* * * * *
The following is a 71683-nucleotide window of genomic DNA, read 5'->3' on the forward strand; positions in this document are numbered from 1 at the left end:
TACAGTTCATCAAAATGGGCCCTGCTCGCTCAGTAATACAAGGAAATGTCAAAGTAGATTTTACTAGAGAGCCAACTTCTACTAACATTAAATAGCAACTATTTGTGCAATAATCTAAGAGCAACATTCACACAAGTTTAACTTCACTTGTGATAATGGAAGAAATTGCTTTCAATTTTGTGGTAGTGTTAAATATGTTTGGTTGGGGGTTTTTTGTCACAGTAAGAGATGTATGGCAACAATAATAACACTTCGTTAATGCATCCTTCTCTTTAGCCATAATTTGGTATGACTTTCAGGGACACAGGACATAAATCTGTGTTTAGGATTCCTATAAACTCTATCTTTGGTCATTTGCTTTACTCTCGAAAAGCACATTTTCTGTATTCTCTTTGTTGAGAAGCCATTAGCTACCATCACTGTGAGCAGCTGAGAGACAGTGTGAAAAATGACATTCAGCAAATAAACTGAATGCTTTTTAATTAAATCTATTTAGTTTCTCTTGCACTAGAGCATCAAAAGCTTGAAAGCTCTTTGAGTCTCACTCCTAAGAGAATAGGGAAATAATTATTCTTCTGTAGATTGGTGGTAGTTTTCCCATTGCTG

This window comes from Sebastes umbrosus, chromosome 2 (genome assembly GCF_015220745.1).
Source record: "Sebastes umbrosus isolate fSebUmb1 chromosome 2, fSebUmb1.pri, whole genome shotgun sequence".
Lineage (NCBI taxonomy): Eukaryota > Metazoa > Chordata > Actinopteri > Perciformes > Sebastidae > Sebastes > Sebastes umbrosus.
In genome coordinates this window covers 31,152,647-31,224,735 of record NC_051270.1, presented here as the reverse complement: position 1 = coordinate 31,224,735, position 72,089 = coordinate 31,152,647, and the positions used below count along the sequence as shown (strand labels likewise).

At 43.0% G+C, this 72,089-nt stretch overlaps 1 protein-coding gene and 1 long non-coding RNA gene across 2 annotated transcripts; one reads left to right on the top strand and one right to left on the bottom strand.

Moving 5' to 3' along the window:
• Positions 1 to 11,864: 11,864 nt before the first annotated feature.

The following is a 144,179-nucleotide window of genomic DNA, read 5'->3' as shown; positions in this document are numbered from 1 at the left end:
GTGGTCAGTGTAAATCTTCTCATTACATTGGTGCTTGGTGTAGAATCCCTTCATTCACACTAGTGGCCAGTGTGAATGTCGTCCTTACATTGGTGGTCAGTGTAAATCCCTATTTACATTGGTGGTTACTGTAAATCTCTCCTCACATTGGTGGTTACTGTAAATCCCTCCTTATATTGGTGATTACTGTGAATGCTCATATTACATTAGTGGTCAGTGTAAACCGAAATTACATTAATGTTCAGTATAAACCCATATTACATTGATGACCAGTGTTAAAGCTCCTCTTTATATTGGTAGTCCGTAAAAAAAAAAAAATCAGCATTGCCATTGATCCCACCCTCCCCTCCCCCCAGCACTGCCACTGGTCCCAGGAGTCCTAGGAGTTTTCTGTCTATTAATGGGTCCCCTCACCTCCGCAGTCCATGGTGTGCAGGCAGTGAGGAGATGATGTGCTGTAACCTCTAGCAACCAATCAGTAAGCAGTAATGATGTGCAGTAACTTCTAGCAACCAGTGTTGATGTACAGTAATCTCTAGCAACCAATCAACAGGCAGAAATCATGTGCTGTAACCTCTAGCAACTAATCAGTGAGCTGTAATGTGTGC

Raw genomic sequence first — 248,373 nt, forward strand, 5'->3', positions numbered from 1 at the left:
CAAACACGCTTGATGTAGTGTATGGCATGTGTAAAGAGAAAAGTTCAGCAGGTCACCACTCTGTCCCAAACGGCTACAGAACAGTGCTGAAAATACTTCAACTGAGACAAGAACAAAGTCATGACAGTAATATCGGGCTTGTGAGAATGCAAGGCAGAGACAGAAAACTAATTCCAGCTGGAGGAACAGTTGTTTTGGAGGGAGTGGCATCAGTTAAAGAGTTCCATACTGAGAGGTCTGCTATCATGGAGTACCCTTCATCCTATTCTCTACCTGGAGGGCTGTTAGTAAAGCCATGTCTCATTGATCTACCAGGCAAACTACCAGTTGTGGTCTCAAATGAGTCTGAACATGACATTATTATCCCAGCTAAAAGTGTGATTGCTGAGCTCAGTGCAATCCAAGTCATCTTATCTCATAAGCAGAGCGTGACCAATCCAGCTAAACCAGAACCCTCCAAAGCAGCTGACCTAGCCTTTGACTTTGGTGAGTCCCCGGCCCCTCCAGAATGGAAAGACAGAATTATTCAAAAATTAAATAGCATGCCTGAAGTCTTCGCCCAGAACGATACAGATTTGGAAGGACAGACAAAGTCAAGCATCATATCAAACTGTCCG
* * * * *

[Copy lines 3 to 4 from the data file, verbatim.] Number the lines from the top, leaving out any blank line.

This window comes from Sebastes umbrosus, chromosome 2 (genome assembly GCF_015220745.1).
Source record: "Sebastes umbrosus isolate fSebUmb1 chromosome 2, fSebUmb1.pri, whole genome shotgun sequence".